I just can’t buy the movie’s premise that everyone is now sick of regular old dinosaurs, especially if Jurassic World is the only place on the goddamned planet that has any and nothing in the movie indicates that isn’t the case. The teen, and to a lesser extent his younger sibling, are definitely the kinds of characters you secretly want to see killed off just so they’ll shut their traps.

The original Jurassic Park inspired fear and awe. Its slick exposition, speedy and effective character development, and taut plotting are all commendable features of the film, and if you’re just there for the dinosaurs, it satisfies on that point too. If you’re just watching Jurassic World for the dinosaurs, look up some clips on YouTube. You will miss nothing, and in fact you’ll actually have spent more time than is sensible watching the movie’s uninspired action sequences.

Lastly, the gender dynamics in this film are weirdly, aggressively retrograde. Bryce Dallas Howard’s uptight businesswoman simply needs to lighten up and be less career-focused, let Chris Pratt play the hero, and learn to love children. It seems flat-out unfair that a film released in 2015 treats its female characters worse than Jurassic Park did in 1993. The female lead of this sequel/reboot/I forget which of course also has to go on a date with Chris Pratt at the end, despite the fact that they have nothing in common. I’d say she deserves better, but both of the characters are so dull it’s like saying a bent paperclip deserves better than a box of rocks.

But none of this matters, of course. Jurassic World had a built-in audience of Jurassic Park fans ready and eager to be scammed, and according to Rotten Tomatoes, 71% of critics at least thought the movie was acceptable. Acceptable on what grounds? I don’t want to live in a world where an empty, humorless, misogynistic slog like Jurassic World is a three-star movie.

During a subplot concerning the theme park’s “control room”, the employees of Jurassic World discuss the cynically cash-grabbing nature of their workplace, making reference to the movie they exist in. These wisecracks don’t come across as subversive so much as insulting to the audience, an acknowledgement that Jurassic World is such a spectacularly fucking mercenary film, it can only defend itself by throwing up its hands and admitting that it is exactly what it appears to be: a facile, forgettable byproduct of corporate greed.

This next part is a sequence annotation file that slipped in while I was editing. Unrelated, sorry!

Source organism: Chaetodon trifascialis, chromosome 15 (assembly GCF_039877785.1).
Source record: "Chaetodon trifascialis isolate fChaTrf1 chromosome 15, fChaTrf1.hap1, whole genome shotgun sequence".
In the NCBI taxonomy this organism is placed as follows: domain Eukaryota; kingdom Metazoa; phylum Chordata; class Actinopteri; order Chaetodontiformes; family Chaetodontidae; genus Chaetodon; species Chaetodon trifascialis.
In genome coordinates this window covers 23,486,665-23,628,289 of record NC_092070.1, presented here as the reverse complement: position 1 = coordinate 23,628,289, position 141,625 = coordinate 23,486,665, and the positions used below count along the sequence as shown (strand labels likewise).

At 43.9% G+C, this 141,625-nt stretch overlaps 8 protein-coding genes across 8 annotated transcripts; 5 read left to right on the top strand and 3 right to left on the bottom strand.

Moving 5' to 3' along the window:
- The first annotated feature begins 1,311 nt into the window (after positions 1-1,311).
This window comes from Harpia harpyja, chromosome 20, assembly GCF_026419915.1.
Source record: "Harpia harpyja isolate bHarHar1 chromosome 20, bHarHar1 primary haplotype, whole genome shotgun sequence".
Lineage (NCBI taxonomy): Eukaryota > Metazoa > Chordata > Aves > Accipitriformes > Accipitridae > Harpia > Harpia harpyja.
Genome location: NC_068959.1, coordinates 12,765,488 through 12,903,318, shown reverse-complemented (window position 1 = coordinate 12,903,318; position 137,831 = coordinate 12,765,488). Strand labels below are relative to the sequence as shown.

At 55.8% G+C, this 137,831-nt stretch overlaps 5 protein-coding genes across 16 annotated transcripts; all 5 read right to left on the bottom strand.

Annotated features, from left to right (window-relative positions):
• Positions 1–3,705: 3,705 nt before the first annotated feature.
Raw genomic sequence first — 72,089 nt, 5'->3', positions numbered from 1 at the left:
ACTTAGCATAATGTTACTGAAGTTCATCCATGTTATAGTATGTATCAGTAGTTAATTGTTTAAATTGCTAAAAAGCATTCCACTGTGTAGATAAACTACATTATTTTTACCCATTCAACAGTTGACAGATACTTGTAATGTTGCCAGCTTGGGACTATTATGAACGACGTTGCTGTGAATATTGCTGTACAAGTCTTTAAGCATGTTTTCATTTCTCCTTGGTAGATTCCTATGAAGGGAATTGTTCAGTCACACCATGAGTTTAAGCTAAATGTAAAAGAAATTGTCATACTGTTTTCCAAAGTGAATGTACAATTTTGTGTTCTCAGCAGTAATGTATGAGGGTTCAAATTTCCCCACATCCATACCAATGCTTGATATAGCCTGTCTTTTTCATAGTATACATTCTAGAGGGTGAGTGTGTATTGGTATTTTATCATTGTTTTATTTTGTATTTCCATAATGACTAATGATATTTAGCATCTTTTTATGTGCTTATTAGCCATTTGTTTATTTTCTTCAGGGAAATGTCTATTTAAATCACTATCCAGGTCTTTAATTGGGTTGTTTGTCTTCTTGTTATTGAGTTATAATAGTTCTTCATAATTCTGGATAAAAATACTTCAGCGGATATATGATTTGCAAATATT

I know that admitting this will make me look bad, but I didn’t think Bright was the flagrantly awful movie that most viewers described. Yes, I’m aware that Max Landis (the screenwriter) is an entitled, sexist sack of shit and that David Ayer (the director) is at least partly responsible for the dull, seething morass that is Suicide Squad.

A lot has been made of the movie’s approach to racial politics, but it’s so lamebrained I could barely muster offense. Apart from the brazenly disrespectful “fairy lives don’t matter” joke, nothing else stood out to me. Racial stereotypes are present in the story, but I don’t think it was possible to write it any other way. This is because Bright doesn’t have an original thought in its head, it’s just shoddily glued-together pieces of other films.

Someone came up with the idea to mash up cop movies and fantasy movies, and then after that they didn’t have any more ideas. Max Landis, who was responsible for the conception of Bright, is of course the son of John Landis, the director of such beloved films as The Blues Brothers and Animal House. Given that he broke into the movie business by being the son of a famous director, I imagine that he’s led a pretty sheltered life leeching off of his dad’s reputation and money.

His perception of hardship probably has a lot more to do with what he sees onscreen than it does with anything based in reality, and it shows. The movie has nothing to say beyond “gangs are bad” and “racism is bad too, I guess”. It equates racism to anti-orc discrimination because its creator has seen the struggles of aliens and monsters on TV, but has never had to consider how oppression functions or how it affects actual human beings. Bright isn’t the only movie relying on hoary, dated old tropes about race and discrimination, it’s just shoddy enough in other areas to make that obvious.